Front Range Community College President Andy Dorsey will retire at the end of June, the community college system announced Wednesday, closing the book on his 29-year career with the system and 13 years as president.
Dorsey, who is 64 years old, said the pandemic did not speed up his retirement timeline.
As he started thinking about the projects he wanted to embark on this year, Dorsey said, he realized many of them would take three years or longer to complete.
“Once I realized I probably wouldn’t work that long, I realized it was important to give somebody new the chance to come in and tackle long-term initiatives,” he said.
Front Range Community College spans three campuses in Longmont, Fort Collins and Westminster, as well as a center in Brighton and enrolled more than 18,000 students last year.
“I really enjoy the people here at the college, and I think that’s what is striking me the most, is that I won’t have the same kinds of relationships and the same kinds of interactions day-to-day,” he said.
Dorsey began working at Front Range as a part-time faculty member in 1993 and was the first full-time faculty member on the original Longmont campus, according to the system. He also served as an associate dean and director of distance learning, a campus dean and associate vice president, and was vice president and chief academic officer of the Westminster campus.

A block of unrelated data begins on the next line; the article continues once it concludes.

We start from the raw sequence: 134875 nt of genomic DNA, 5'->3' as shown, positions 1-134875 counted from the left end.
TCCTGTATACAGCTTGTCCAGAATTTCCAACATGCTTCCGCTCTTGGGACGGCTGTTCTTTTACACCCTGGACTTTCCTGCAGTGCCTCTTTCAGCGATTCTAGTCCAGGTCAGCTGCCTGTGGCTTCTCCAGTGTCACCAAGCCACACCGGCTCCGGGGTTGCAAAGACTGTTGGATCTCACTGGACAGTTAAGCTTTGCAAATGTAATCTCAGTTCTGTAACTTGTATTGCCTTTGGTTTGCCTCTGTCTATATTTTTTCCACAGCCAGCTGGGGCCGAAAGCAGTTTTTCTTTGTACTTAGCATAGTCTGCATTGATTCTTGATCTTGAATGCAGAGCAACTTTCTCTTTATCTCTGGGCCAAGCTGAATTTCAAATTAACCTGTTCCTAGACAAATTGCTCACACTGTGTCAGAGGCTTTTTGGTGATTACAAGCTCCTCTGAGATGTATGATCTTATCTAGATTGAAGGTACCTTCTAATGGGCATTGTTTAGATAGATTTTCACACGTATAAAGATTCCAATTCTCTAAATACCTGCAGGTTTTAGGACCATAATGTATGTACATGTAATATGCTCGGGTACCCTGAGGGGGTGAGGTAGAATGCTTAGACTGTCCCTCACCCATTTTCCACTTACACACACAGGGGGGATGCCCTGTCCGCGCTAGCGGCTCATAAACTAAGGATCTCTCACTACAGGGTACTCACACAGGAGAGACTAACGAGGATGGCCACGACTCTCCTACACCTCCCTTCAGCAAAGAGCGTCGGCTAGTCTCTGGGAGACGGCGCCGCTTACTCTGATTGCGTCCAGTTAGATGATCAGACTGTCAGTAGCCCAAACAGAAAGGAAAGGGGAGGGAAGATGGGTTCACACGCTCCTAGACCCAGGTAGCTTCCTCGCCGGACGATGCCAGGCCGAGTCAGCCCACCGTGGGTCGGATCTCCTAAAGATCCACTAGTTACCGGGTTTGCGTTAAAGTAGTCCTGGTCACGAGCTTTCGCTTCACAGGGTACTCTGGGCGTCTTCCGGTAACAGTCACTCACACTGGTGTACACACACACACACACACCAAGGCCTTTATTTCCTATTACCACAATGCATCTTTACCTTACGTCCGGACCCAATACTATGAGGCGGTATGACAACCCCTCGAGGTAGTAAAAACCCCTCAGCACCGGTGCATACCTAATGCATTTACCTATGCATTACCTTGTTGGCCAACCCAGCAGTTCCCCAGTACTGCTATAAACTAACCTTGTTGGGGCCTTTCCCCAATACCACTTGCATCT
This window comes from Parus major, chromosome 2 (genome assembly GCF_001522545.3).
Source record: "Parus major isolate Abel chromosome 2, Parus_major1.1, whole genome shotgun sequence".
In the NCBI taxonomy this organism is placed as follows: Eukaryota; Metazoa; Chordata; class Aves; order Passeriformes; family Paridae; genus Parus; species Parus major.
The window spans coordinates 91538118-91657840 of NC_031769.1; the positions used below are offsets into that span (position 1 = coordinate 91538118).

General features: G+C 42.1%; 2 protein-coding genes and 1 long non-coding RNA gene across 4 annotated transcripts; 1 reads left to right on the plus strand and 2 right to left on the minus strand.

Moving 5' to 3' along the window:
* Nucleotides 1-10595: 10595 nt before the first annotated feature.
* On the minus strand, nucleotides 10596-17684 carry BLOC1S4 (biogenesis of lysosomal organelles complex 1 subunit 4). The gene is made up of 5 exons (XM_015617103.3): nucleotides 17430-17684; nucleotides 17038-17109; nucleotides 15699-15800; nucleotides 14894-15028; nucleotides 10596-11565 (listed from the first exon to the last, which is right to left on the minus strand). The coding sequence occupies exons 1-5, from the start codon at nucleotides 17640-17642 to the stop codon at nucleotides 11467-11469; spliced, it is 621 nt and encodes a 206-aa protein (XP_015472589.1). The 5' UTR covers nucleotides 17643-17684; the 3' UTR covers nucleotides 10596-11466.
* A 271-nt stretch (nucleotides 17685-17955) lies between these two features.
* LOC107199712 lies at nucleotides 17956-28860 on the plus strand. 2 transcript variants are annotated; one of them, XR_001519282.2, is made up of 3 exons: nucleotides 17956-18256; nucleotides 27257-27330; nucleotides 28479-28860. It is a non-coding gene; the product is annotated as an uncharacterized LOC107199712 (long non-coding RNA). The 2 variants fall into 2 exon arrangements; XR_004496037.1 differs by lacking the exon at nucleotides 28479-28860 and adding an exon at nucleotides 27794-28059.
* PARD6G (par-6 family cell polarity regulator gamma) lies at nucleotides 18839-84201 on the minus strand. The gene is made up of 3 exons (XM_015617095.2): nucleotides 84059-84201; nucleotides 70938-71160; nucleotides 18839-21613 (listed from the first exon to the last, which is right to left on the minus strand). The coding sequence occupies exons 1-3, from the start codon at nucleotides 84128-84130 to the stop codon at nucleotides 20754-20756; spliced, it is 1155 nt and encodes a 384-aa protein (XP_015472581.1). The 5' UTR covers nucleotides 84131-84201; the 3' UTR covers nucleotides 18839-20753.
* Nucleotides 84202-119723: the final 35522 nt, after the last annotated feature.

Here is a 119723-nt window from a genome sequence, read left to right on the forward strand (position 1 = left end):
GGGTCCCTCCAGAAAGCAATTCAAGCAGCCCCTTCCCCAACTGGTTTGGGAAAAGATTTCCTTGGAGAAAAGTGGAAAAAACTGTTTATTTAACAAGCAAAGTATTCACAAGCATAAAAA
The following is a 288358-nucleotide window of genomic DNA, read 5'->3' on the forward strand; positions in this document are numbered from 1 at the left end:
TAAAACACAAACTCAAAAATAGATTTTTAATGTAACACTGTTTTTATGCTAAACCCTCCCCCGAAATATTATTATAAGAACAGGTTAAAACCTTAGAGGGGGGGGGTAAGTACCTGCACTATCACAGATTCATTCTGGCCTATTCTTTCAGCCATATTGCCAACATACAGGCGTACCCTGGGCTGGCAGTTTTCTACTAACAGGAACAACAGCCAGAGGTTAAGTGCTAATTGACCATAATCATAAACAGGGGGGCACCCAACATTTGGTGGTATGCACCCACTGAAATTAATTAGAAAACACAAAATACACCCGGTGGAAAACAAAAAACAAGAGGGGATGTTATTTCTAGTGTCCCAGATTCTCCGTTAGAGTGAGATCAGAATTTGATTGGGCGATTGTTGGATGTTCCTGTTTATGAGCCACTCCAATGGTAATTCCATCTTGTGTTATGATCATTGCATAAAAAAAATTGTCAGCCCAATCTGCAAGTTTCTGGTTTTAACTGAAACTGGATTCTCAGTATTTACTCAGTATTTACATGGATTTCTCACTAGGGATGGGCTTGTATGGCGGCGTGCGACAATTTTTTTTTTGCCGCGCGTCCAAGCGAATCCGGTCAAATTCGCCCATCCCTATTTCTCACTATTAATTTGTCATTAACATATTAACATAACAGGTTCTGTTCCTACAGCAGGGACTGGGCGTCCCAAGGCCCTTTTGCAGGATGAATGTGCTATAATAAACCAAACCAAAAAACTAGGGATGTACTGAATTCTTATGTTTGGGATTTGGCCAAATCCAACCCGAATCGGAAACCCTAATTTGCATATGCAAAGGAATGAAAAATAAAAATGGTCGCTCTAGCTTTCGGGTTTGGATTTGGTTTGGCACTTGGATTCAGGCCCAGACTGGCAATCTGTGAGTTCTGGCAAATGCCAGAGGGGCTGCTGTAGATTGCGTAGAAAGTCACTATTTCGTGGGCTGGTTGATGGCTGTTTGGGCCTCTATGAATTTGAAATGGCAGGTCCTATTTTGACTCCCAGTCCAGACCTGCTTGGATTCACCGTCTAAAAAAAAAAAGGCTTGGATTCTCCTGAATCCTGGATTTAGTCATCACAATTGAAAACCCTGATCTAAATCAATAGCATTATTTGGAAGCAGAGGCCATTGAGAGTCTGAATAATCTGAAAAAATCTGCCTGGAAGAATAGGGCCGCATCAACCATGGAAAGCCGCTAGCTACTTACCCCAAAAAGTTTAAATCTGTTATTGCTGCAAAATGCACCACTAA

In a statement, Colorado Community College System Chancellor Joe Garcia said Dorsey will be missed.
“Andy has been an incredible asset to the college, to its students and to the community. We are grateful for all he has done, in particular for his devotion to improving the learning environment for students through student services, capital improvements and new academic programs,” Garcia said.
Looking back at his career, Dorsey said he’s proud of how the college system has grown its online offerings — from 4% of coursework online in the late ’90s to 25% of coursework online now — as well as developing robust partnerships with high schools, businesses and industry groups, including through the Center for Integrated Manufacturing at the Boulder County campus.
Most recently, Dorsey said, he’s proud of the way faculty and staff responded to the pandemic by switching to all online courses while keeping the rate of students passing classes steady.
Dorsey also recalls a few things he wished could have happened, or wants to see in the future of higher education, such as building a permanent campus in Longmont, better funding for community colleges and better pay for community college employees.
“I am frustrated that community colleges in Colorado and across the country don’t receive the funding we need despite the fact that we educate students who probably need the support the most, and I do think that’s an equity issue,” Dorsey said. “In the long run, I think we have to look at the community college model and reliance on instructors and find ways to pay more of a living wage to instructors.”
It’s too soon to say whether he’ll stay involved in higher education after retirement, Dorsey said, or to really predict what he’s doing after his final day on the job in June.
“If I had one thing to say, it’s that we have gems in our community college system who do great work, and I hope more people will recognize that,” he said.